Flynn Effect - More Than Just IQ?






    The first item in tonight's news is A Synopsis of Flynn and Dickens' Math Model of the Flynn Effectthat appeared in the Psychological Review. The second of these articles, The Flynn effect and modern life, describes the first. Both of these have been contributed by the Kearneys. Thanks, Kevin, Cassidy, Mike, and Maeghan.
    I have spent the afternoon at Little League games. I'm stunned by the proficiency with which children play these games compared to what we were doing 50 years ago. I now perceive this as the "Flynn Effect applied to other capabilities", and it doesn't seem untoward that intelligence could possibly be coached and developed in this same way. Tommie Jean and I have seen similar stunning children's performances in ice skating and dancing... performances far beyond our own puerile competencies as children. Presumably, this is a consequence of far higher expectations, combined with formal training. The bar has been raised. It's interesting to note that such efforts to boost early IQ's as the Milwaukee Project and the Abecedarian Project did, in fact, boost IQ's substantially (32 points in the Milwaukee Project) while the children were in the program. However, the IQ differentials between the Milwaukee Project's test arm and its control arm gradually faded over the next eight years, dropping to a 10-point difference by age fourteen. Furthermore, by the end of the first grade, there was only a slight difference in academic performance between the experimental arm and the control arm, together with other signs suggesting that the program had (unintentionally) been "teaching to the test". In the case of the Abecedarian Project, there was a 5-point difference in IQ's 10 years later, and, in contrast to the Milwaukee Project, this elevation of IQ was substantiated by a comparable enhancement in academic performances ("The g Factor", Arthur Jensen, Praeger Publishers, 1998, p. 342).
     In contemplating the Milwaukee Project and the Abecedarian Project, we have to realize that
(1) the experimentalists couldn't influence the children 24 hours a day the way parents and siblings can; and
(2) the program ended at the beginning of the first grade.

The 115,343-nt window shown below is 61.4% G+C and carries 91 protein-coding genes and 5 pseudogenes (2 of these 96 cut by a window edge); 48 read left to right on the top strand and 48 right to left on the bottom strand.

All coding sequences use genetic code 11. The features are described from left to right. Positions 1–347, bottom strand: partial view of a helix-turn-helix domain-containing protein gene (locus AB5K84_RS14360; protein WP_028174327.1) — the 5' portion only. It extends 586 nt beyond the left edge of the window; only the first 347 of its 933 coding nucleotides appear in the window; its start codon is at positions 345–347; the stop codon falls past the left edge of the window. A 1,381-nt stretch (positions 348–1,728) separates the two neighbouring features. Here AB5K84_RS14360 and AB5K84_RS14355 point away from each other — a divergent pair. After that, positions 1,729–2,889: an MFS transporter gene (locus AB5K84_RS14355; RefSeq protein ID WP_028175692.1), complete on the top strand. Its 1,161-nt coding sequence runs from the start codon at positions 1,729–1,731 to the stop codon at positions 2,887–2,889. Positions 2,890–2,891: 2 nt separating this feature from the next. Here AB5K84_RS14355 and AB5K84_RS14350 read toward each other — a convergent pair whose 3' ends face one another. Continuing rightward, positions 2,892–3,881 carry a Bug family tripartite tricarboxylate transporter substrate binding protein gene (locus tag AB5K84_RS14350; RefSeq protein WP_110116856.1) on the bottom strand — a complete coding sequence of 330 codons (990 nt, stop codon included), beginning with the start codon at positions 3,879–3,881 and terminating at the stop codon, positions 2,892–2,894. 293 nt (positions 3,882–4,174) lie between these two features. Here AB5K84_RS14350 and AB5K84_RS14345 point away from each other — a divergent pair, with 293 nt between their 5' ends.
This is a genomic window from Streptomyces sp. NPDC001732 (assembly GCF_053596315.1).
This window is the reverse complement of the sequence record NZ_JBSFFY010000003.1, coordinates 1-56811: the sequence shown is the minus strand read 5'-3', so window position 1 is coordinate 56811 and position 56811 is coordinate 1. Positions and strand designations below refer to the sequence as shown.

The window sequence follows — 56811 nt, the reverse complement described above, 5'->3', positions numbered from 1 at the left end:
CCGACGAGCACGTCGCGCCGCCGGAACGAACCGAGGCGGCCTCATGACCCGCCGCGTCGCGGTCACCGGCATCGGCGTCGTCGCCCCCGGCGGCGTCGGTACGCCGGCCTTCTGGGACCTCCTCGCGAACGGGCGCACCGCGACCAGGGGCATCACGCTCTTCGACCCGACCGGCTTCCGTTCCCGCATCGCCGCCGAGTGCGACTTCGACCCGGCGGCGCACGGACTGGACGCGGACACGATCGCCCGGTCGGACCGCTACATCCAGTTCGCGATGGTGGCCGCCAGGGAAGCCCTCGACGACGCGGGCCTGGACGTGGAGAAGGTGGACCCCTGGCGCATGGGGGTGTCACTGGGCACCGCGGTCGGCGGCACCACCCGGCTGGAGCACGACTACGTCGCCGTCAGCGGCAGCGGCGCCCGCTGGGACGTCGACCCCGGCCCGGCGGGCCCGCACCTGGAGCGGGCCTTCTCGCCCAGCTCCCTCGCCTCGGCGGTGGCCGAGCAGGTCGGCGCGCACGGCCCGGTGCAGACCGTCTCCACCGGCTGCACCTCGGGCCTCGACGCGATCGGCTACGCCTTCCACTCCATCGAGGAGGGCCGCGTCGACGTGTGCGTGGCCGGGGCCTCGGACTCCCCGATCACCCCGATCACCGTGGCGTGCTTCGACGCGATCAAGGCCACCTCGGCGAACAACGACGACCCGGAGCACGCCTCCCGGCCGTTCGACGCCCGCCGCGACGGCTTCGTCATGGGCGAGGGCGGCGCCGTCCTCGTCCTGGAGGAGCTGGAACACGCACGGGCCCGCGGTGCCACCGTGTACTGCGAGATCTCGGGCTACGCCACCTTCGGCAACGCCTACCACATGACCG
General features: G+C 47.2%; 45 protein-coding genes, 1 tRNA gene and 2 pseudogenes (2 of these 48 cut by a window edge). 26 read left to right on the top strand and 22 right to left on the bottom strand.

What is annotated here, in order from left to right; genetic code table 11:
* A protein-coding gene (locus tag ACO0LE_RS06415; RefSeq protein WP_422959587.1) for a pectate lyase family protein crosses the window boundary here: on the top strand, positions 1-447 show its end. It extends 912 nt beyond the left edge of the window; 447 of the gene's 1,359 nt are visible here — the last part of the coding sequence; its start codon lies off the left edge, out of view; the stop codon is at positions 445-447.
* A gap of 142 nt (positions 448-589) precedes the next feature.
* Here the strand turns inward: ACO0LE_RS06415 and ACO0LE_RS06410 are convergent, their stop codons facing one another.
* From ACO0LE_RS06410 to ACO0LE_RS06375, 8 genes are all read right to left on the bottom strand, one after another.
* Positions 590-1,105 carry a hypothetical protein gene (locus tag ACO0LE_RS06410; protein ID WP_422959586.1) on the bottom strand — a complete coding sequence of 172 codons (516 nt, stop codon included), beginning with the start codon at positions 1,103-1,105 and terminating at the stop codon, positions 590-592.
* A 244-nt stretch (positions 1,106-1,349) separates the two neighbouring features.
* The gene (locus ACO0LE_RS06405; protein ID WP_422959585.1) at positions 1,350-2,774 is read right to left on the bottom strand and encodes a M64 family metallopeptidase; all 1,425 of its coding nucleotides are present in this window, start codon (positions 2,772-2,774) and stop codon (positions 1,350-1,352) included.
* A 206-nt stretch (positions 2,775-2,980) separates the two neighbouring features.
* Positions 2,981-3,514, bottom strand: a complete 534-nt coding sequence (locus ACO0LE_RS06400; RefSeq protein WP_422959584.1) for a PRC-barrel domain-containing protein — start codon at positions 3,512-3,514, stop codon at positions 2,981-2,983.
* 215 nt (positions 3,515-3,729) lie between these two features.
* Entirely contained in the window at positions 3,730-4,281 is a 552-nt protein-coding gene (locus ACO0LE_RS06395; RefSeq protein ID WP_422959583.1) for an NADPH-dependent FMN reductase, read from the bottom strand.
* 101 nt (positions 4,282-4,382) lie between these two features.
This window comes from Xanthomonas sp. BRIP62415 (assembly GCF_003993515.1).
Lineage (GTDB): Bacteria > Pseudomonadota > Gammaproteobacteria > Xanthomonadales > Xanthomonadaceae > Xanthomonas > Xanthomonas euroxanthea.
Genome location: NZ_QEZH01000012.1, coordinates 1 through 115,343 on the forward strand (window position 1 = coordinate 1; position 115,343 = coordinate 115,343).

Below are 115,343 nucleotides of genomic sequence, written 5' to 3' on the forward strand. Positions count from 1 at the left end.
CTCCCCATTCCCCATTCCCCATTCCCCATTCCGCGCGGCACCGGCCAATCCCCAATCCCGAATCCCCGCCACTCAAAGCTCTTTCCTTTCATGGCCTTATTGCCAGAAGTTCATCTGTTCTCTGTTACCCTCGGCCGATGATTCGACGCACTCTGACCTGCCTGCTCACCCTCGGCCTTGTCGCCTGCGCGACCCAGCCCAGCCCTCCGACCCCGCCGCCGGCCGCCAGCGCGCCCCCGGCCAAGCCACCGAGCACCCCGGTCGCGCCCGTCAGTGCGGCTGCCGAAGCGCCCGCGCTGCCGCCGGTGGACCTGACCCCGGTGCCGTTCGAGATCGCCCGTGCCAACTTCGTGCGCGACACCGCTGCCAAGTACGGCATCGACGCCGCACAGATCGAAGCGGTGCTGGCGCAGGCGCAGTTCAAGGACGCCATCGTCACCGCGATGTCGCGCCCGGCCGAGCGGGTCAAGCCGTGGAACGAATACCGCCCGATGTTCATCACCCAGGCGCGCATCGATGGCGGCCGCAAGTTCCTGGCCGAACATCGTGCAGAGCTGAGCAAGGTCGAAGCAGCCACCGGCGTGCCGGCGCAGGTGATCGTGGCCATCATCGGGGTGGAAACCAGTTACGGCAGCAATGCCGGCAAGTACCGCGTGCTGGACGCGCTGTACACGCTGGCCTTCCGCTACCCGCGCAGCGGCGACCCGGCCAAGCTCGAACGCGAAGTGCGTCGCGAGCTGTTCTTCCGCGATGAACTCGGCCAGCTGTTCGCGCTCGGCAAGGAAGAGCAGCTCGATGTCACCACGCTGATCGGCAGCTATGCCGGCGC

Drs. Flynn and Dickens are postulating that when intellectual enrichment goes on year-after-year with the active influence of parents, peers, and the demands of society, gains in intellectual performance might become sizable.
    Against this must be weighed the active influence of parents, peers, and the demands of society upon the IQ's of the retarded, and the limited results that can be achieved. It would seem that the standards of society must be tugging at the retarded, tending to pull up their IQ's.
    This all leaves moot the role of innate (genetic) intelligence. In any field of endeavor, some individuals have greater potential than others. A five-foot, six-inch, 120-pound "shortie" probably can't become a Michael Jordan or a Bo Jackson. A homely woman probably may not find it as easy to become a soap opera beauty as a woman with a better-suited natural endowment. Height is distributed along a Gaussian curve, except for the wings, where it deviates from a true Gaussian in a manner similar to IQ. Is an innate "baseline" IQ distributed in this same way? Also, if the bright tend to become brighter (because of positive feedback for the slightly-advantaged), and the dull tend to become duller (because of negative feedback for the slightly-disadvantaged), it would seem as though this would lead to a bimodal (two-humped) distribution rather than causing everyone to cluster in the center. And how do we explain children who start to talk at a few months of age, or children like "Adam Konantovich" who was pronounced by his pediatrician to be neurologically exceedingly advanced for a newborn?
    At the same time, a powerful environmental tail wind would seem to be required to explain a 33-point-or-greater boost in IQ's (as seen prospectively, looking forward from 1916) over an 85-year period.
    Undoubtedly, the mathematical treatment in the full Psychological Review article addresses these questions.